Class for data analysis: File.open once

ruby 1.9.3p362 (2012-12-25 revision 38607) [x86_64-darwin12.2.1]

I am trying to analyze a file and extract necessary data from it.
First I need to count the total number of lines and the blank lines. the
class and methods follow.

class DataExtractor
attr_reader :file_name
def initialize(file)
@file_name = file
end

def total_lines
    @lines = 0
    f = File.open(@file_name, 'r')
    f.read.each_line do |l|
        @lines += 1
    end
    f.close
    @lines
end

def total_blank_lines
    regEx = /^[\s]*$\n/
    @total_blank_lines = 0
    f = File.open(@file_name, 'r')
    f.read.each_line do | line |
        if line =~ regEx
            @total_blank_lines += 1
        end
    end
    f.close
    @total_blank_lines
end
....

The problem is that each method has 'File.open…each_line do ’ so the
whole loop gets executed separately.

Don’t you think this is inefficient? Is there better ways to develop
methods so that the loop is needed only once?

soichi

On 3 February 2013 11:13, Soichi I. [email protected] wrote:

end

    @total_blank_lines
end
....

The problem is that each method has 'File.open…each_line do ’ so the
whole loop gets executed separately.

Don’t you think this is inefficient? Is there better ways to develop
methods so that the loop is needed only once?

Yep, sure do; and yep, sure is. The fact that you’re using @variables
inside your methods is already a hint at how to improve things – have
the
object remember them. My first approach would be to do all the file
analysis in the constructor, sort of like this (using your code; it
would
look a little different if I wrote it for myself):

class DataExtractor
  attr_reader :file_name, :lines, :total_blank_lines
  def initialize(file)
    @file_name = file
    @lines = 0
    @total_blank_lines = 0
    regEx = /^[\s]*$\n/
    f = File.open(@file_name, 'r')
    f.read.each_line do | line |
      if line =~ regEx
        @total_blank_lines += 1
      end
      @lines += 1
    end
    f.close
  end
end

My next approach would be to lazy-initialise the data, because that’s
just
a thing I like to do. It means the lines aren’t counted until they’re
needed, in case that’s an improvement. (Again, rough code, untested.)

class DataExtractor
  attr_reader :file_name

  def initialize(file)
    @file_name = file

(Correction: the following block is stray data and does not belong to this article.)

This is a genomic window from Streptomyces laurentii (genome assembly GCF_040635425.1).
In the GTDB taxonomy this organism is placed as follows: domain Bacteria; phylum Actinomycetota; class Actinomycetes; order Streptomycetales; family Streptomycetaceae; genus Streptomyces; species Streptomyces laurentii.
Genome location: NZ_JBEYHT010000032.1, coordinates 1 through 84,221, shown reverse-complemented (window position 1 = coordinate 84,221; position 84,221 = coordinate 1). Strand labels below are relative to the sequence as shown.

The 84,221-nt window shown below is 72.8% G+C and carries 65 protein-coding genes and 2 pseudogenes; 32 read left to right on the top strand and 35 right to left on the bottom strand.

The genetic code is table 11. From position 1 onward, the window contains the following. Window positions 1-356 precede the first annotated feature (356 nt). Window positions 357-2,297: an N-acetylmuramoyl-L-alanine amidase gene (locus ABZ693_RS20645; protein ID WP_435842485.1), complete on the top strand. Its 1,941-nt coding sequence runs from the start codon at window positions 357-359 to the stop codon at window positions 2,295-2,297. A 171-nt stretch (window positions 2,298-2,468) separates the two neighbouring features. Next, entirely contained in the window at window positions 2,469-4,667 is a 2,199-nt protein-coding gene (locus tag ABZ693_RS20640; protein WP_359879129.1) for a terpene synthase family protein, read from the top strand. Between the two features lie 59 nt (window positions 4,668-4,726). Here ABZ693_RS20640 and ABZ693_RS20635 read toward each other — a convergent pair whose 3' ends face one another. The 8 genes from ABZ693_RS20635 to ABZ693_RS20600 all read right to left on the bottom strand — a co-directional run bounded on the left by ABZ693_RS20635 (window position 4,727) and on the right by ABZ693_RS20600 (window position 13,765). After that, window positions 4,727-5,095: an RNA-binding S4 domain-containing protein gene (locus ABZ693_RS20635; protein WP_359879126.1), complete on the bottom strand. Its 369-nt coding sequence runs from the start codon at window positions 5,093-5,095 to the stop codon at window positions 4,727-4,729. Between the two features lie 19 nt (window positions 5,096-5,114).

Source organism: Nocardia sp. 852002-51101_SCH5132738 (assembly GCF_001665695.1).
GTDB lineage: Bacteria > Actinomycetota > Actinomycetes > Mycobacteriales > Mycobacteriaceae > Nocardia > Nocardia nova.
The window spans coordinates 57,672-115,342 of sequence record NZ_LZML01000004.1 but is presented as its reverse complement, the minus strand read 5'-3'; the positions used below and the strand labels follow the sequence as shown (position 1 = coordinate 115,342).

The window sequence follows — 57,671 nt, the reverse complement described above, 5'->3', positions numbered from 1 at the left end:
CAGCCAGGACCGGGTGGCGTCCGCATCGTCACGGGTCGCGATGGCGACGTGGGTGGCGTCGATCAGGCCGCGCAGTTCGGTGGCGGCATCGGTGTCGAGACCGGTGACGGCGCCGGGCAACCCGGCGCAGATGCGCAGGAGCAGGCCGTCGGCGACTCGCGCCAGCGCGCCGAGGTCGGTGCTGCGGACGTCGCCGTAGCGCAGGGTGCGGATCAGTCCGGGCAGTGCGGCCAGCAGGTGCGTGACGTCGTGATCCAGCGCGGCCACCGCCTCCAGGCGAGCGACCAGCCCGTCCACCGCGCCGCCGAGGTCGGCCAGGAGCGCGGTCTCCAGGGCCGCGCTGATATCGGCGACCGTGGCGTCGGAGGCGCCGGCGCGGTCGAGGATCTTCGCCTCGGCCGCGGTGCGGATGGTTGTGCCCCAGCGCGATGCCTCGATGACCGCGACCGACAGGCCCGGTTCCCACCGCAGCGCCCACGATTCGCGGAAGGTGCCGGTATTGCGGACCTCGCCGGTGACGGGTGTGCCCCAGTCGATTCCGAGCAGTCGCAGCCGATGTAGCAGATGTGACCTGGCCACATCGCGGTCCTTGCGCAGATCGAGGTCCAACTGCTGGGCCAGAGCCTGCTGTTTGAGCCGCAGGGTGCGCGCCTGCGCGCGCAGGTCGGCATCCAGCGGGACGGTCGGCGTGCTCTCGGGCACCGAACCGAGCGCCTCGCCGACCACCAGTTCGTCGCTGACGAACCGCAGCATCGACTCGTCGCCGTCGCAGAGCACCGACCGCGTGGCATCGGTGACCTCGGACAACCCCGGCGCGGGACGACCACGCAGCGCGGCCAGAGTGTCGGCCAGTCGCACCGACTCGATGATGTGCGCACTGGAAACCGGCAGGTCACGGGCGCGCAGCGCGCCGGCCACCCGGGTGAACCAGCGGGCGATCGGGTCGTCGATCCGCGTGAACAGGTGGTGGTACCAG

@lines = -1
    @total_blank_lines = -1
  end

  def lazy_init_lines
    regEx = /^[\s]*$\n/
    f = File.open(@file_name, 'r')
    f.read.each_line do | line |
      if line =~ regEx
        @total_blank_lines += 1
      end
      @lines += 1
    end
    f.close
  end

  def lines
    lazy_init_lines if @lines < 0
    @lines
  end

  def total_blank_lines
    lazy_init_lines if @total_blank_lines < 0
    @total_blank_lines
  end
end

In either case you perform a single open-read-close loop, and can access
the totals over and over again. Various further optimisations and
improvements are available to be made at your discretion.


Matthew K., B.Sc (CompSci) (Hons)
http://matthew.kerwin.net.au/
ABN: 59-013-727-651

“You’ll never find a programming language that frees
you from the burden of clarifying your ideas.” - xkcd

Matthew K. wrote in post #1094954:

  def lazy_init_lines
    regEx = /^[\s]*$\n/
    f = File.open(@file_name, 'r')
    f.read.each_line do | line |
      if line =~ regEx
        @total_blank_lines += 1
      end
      @lines += 1
    end
    f.close
  end

  def lines
    lazy_init_lines if @lines < 0
    @lines
  end

  def total_blank_lines
    lazy_init_lines if @total_blank_lines < 0
    @total_blank_lines
  end
end

+1 nice resolution! :slight_smile:

Thanks everyone. They will certainly help.

In addition to these, what if I want to apply specific regular
expressions to each of the lines?

say,

if line =~ /exp1/ then

do stuff

else

do stuff

end

In this case, the loop for all lines must be implemented, am I correct?

If the class methods dynamically take regular expression like

test = DataExtractor.new(‘file.txt’)
test.apply_regexp(/exp1/)

Doesn’t the loop need to be reactivated for each method like this?

soichi

Am 03.02.2013 02:13, schrieb Soichi I.:

ruby 1.9.3p362 (2012-12-25 revision 38607) [x86_64-darwin12.2.1]

I am trying to analyze a file and extract necessary data from it.
First I need to count the total number of lines and the blank lines. the
class and methods follow.